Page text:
CogniKeto: The Ketogenic Nootropic by Sparta Nutrition

Sparta Nutrition CogniKeto

CogniKeto is a new ketogenic nootropic brain boosting supplement from Sparta Nutrition.

Sparta Nutrition is on a mission to be one of the dominant forces behind the rapidly expanding keto diet trend. So far, we’ve seen a Keto Coffee creamer and Keto Shred (diet aid drink).

A nootropic drink for low-carb dieters

But what about those times when you’ve got some brain fog while transitioning into ketosis, or just when you need to get focused without amino acids that may spike blood sugars? Sparta Nutrition has you covered there too, as the brand is aiming to take the cognitive-boosting effects of the keto diet one step further with CogniKeto.

Inside, you’ll see some of the high-energy ingredients the brain and body loves to use, such as BHB and MCT, but it gets even better than that.

All the details are explained in detail below, but first, take a moment to check the best deal and sign up for alerts from PricePlow:

Sparta Nutrition CogniKeto - Deals and Price Drop Alerts

Get Price Alerts

No spam, no scams.

Disclosure: PricePlow relies on pricing from stores with which we have a business relationship. We work hard to keep pricing current, but you may find a better offer.

Posts are sponsored in part by the retailers and/or brands listed on this page.

Mike’s CogniKeto Review with Blood Ketone Tests

This stuff is the real deal!

Subscribe to PricePlow on YouTube!

CogniKeto hits so many notes that it’s exactly what the market’s been waiting for. Can’t say enough good things about it. Watch the review above, or dig into the ingredients below:

CogniKeto Ingredients

Sparta Nutrition isn’t pulling any punches with its keto nootropic here. At two scoops, you’re going to get hit with some heavy doses of some of the most potent neurologically arousing compounds around.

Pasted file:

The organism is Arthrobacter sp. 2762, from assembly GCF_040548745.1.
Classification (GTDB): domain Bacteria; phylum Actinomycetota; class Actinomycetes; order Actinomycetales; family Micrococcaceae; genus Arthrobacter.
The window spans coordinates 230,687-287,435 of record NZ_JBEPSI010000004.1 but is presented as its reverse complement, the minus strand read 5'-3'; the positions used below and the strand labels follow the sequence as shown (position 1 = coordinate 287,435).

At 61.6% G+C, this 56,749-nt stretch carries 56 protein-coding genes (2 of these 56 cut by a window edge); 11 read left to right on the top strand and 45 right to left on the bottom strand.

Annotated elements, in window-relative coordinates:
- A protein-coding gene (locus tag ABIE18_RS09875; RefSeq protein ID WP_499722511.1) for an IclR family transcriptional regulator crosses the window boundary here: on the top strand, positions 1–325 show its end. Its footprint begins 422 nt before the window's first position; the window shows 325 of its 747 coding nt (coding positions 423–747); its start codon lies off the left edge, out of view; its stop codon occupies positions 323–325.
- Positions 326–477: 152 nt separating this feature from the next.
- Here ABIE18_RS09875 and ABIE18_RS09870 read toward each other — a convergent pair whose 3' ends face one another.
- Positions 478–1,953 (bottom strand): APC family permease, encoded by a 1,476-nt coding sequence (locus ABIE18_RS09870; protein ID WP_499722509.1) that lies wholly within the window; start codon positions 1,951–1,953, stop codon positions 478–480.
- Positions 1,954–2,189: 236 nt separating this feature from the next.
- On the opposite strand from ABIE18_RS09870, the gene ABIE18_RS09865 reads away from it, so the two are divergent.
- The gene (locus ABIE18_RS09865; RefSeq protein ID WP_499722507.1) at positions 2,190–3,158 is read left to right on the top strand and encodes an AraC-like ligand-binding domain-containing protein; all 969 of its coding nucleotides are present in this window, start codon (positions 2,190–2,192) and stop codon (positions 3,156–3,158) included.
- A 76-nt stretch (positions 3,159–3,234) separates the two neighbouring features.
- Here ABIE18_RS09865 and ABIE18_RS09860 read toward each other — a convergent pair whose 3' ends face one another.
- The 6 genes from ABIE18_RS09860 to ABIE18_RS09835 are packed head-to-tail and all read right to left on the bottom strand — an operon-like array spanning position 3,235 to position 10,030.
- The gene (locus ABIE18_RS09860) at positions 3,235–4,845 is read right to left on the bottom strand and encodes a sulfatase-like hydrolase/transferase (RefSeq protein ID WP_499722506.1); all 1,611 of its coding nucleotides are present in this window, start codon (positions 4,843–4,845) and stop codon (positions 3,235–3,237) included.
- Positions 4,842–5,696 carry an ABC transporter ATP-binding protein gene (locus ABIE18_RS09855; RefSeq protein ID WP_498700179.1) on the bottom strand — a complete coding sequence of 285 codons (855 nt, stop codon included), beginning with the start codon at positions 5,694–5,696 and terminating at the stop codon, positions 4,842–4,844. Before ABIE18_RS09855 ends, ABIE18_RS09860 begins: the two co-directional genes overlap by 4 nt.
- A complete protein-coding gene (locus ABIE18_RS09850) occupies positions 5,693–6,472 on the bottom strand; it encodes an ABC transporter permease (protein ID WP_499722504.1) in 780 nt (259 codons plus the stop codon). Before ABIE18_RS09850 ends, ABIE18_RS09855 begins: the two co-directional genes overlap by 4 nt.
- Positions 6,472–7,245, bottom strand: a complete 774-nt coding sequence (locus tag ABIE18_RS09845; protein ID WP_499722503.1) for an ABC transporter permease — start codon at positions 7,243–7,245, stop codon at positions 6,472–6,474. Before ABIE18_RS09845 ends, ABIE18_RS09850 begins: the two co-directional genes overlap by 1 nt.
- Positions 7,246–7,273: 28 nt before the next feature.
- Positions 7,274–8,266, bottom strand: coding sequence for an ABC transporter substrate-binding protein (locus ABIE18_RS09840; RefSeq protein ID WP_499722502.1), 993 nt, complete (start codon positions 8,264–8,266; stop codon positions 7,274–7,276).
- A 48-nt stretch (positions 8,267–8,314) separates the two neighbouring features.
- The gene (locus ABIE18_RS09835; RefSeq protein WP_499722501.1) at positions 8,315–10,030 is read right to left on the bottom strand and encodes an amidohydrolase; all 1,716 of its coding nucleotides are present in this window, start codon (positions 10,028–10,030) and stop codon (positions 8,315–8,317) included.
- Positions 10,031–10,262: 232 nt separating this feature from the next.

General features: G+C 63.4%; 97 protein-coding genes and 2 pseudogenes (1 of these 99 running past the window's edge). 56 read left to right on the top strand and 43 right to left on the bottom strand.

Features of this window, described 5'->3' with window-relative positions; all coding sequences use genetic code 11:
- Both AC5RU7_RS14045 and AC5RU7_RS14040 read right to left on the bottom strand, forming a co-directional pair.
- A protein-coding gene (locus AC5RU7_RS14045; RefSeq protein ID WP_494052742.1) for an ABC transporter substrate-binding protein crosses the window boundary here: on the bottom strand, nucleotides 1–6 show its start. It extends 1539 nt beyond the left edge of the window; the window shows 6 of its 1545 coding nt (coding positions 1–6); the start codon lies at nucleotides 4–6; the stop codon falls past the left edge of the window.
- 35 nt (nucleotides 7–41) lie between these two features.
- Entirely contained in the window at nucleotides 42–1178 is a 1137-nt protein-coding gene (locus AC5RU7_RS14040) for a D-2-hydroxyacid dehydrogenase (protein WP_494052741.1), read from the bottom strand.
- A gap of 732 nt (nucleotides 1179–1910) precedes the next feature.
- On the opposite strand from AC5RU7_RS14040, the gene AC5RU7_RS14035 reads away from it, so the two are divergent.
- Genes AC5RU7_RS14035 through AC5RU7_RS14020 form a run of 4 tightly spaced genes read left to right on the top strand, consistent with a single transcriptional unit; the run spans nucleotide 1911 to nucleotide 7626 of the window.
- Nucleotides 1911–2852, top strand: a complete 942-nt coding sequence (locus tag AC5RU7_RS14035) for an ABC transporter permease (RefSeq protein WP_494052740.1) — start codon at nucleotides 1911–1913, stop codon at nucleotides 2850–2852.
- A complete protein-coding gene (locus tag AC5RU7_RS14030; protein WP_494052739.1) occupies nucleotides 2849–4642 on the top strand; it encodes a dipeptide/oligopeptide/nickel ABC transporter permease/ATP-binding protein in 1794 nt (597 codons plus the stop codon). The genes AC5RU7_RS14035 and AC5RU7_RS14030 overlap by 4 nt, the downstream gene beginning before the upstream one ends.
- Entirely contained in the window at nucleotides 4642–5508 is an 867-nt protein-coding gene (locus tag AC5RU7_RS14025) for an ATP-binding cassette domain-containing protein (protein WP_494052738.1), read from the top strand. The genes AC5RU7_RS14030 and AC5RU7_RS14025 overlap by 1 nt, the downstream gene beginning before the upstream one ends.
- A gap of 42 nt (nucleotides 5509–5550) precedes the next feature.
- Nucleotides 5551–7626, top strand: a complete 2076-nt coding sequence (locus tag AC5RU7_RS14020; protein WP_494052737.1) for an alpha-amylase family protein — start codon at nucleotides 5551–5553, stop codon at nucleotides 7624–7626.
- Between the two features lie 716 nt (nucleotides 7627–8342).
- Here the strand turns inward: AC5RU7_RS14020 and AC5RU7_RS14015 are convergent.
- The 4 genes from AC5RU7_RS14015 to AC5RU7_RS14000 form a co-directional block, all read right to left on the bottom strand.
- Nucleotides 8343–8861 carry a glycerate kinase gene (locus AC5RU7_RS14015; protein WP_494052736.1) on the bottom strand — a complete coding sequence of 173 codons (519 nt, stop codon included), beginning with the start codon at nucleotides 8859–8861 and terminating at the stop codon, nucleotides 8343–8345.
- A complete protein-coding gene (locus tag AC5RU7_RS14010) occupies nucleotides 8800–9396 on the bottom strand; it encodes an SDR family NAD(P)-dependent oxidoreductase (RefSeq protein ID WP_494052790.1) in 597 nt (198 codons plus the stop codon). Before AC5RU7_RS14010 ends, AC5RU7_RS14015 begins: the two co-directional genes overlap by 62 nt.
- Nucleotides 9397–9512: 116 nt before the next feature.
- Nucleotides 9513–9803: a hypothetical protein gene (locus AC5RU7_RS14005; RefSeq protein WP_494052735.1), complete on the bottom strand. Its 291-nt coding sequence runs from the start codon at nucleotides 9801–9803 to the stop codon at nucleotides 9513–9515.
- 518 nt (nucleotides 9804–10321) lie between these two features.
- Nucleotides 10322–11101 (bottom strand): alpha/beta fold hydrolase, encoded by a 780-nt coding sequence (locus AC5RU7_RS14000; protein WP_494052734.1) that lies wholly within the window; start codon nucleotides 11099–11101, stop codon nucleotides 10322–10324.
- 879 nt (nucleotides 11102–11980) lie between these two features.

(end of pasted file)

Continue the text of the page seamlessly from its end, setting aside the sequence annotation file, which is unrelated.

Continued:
Note: Doses listed below are based on one full serving (i.e. 2 scoops).

  • BHB Salts (10g)

    Sparta Nutrition CogniKeto Ingredients

    CogniKeto looks to optimize brain function from its combination of BHB boosting compounds and nootropics.

    If you’ve seen other keto supplements before, you’re well acquainted with BHB salts. They’re basically what makes a keto supplement “keto”. Short for beta-hydroxybutyrate, BHB salts are a form of exogenous ketone the body can use as an alternative fuel source in place of glucose.

    Each full serving of CogniKeto delivers a whopping 10g dose of BHB salts in the form of:

    • 4.5g Calcium BHB
    • 3g Sodium BHB
    • 2.5g Magnesium BHB

    Realize that BHB is what your body generates when it burns fat for energy – this is known as ketogenesis and is what defines the state of “fat adaptation”. If you’re a low-carber who isn’t yet in that mode, you can put yourself in a temporary state of ketosis with these BHB salts, or if you’re a keto dieter, you may get additional energy available to you and your brain.

    But do they help with cognition?

    While BHB salts certainly help with transitioning into and remaining in ketosis, little has been done in the way of seeing if BHB salts improve brain function in healthy humans.